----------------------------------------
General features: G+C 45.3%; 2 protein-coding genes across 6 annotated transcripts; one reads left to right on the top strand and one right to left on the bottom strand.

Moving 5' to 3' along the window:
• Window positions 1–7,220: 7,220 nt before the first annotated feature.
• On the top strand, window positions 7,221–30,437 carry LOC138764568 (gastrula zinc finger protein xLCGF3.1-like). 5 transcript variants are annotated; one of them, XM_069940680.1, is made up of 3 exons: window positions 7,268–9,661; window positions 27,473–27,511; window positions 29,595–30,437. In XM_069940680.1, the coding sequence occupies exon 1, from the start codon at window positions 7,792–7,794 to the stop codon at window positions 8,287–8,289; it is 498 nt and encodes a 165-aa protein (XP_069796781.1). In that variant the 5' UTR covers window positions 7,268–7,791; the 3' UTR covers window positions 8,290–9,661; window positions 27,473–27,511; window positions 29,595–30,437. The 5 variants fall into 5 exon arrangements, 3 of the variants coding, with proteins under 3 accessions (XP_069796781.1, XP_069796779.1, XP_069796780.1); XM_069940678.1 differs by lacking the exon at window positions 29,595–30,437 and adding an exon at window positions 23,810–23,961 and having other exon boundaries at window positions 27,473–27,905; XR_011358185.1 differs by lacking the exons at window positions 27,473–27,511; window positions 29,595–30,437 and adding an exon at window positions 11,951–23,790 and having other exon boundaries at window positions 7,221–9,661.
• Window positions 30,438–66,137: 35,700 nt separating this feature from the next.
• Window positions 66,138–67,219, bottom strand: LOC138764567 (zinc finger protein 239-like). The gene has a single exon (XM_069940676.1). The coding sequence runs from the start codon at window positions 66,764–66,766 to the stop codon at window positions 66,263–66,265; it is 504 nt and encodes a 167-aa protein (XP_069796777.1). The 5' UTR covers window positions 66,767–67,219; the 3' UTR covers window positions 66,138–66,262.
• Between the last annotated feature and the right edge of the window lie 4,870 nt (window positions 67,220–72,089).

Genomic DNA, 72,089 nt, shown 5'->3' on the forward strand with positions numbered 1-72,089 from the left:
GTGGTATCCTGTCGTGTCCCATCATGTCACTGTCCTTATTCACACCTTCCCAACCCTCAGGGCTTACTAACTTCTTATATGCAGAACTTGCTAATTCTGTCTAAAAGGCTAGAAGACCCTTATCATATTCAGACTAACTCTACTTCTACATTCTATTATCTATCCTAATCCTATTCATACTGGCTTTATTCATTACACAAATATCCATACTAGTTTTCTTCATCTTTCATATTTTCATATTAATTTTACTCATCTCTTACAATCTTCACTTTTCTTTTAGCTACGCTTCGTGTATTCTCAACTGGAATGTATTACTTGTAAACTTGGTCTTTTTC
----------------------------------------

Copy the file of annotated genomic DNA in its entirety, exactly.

General features: G+C 45.3%; 2 protein-coding genes across 6 annotated transcripts; one reads left to right on the top strand and one right to left on the bottom strand.

Moving 5' to 3' along the window:
• Window positions 1–7,220: 7,220 nt before the first annotated feature.
• On the top strand, window positions 7,221–30,437 carry LOC138764568 (gastrula zinc finger protein xLCGF3.1-like). 5 transcript variants are annotated; one of them, XM_069940680.1, is made up of 3 exons: window positions 7,268–9,661; window positions 27,473–27,511; window positions 29,595–30,437. In XM_069940680.1, the coding sequence occupies exon 1, from the start codon at window positions 7,792–7,794 to the stop codon at window positions 8,287–8,289; it is 498 nt and encodes a 165-aa protein (XP_069796781.1). In that variant the 5' UTR covers window positions 7,268–7,791; the 3' UTR covers window positions 8,290–9,661; window positions 27,473–27,511; window positions 29,595–30,437. The 5 variants fall into 5 exon arrangements, 3 of the variants coding, with proteins under 3 accessions (XP_069796781.1, XP_069796779.1, XP_069796780.1); XM_069940678.1 differs by lacking the exon at window positions 29,595–30,437 and adding an exon at window positions 23,810–23,961 and having other exon boundaries at window positions 27,473–27,905; XR_011358185.1 differs by lacking the exons at window positions 27,473–27,511; window positions 29,595–30,437 and adding an exon at window positions 11,951–23,790 and having other exon boundaries at window positions 7,221–9,661.
• Window positions 30,438–66,137: 35,700 nt separating this feature from the next.
• Window positions 66,138–67,219, bottom strand: LOC138764567 (zinc finger protein 239-like). The gene has a single exon (XM_069940676.1). The coding sequence runs from the start codon at window positions 66,764–66,766 to the stop codon at window positions 66,263–66,265; it is 504 nt and encodes a 167-aa protein (XP_069796777.1). The 5' UTR covers window positions 66,767–67,219; the 3' UTR covers window positions 66,138–66,262.
• Between the last annotated feature and the right edge of the window lie 4,870 nt (window positions 67,220–72,089).

Genomic DNA, 72,089 nt, shown 5'->3' on the forward strand with positions numbered 1-72,089 from the left:
GTGGTATCCTGTCGTGTCCCATCATGTCACTGTCCTTATTCACACCTTCCCAACCCTCAGGGCTTACTAACTTCTTATATGCAGAACTTGCTAATTCTGTCTAAAAGGCTAGAAGACCCTTATCATATTCAGACTAACTCTACTTCTACATTCTATTATCTATCCTAATCCTATTCATACTGGCTTTATTCATTACACAAATATCCATACTAGTTTTCTTCATCTTTCATATTTTCATATTAATTTTACTCATCTCTTACAATCTTCACTTTTCTTTTAGCTACGCTTCGTGTATTCTCAACTGGAATGTATTACTTGTAAACTTGGTCTTTTTC